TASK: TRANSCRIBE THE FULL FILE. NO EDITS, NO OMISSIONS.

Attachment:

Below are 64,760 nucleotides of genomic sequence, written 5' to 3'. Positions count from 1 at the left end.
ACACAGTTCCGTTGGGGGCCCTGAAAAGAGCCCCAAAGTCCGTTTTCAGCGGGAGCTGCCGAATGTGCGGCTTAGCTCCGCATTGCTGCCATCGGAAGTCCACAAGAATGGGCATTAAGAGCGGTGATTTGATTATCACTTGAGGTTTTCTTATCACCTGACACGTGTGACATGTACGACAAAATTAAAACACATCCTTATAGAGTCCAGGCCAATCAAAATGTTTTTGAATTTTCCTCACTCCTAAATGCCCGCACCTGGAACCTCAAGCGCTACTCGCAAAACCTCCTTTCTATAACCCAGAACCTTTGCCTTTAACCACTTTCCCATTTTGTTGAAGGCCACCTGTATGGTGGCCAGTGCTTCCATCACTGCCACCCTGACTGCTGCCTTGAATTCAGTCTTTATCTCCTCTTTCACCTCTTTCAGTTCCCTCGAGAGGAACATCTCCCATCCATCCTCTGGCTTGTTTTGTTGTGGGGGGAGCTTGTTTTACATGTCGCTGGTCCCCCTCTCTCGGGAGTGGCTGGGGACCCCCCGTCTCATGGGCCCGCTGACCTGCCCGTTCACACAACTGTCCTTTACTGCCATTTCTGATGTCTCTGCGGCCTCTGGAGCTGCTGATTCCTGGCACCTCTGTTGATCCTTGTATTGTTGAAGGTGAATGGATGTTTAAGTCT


Below are 64,760 nucleotides of genomic sequence, written 5' to 3'. Positions count from 1 at the left end.
ACACAGTTCCGTTGGGGGCCCTGAAAAGAGCCCCAAAGTCCGTTTTCAGCGGGAGCTGCCGAATGTGCGGCTTAGCTCCGCATTGCTGCCATCGGAAGTCCACAAGAATGGGCATTAAGAGCGGTGATTTGATTATCACTTGAGGTTTTCTTATCACCTGACACGTGTGACATGTACGACAAAATTAAAACACATCCTTATAGAGTCCAGGCCAATCAAAATGTTTTTGAATTTTCCTCACTCCTAAATGCCCGCACCTGGAACCTCAAGCGCTACTCGCAAAACCTCCTTTCTATAACCCAGAACCTTTGCCTTTAACCACTTTCCCATTTTGTTGAAGGCCACCTGTATGGTGGCCAGTGCTTCCATCACTGCCACCCTGACTGCTGCCTTGAATTCAGTCTTTATCTCCTCTTTCACCTCTTTCAGTTCCCTCGAGAGGAACATCTCCCATCCATCCTCTGGCTTGTTTTGTTGTGGGGGGAGCTTGTTTTACATGTCGCTGGTCCCCCTCTCTCGGGAGTGGCTGGGGACCCCCCGTCTCATGGGCCCGCTGACCTGCCCGTTCACACAACTGTCCTTTACTGCCATTTCTGATGTCTCTGCGGCCTCTGGAGCTGCTGATTCCTGGCACCTCTGTTGATCCTTGTATTGTTGAAGGTGAATGGATGTTTAAGTCT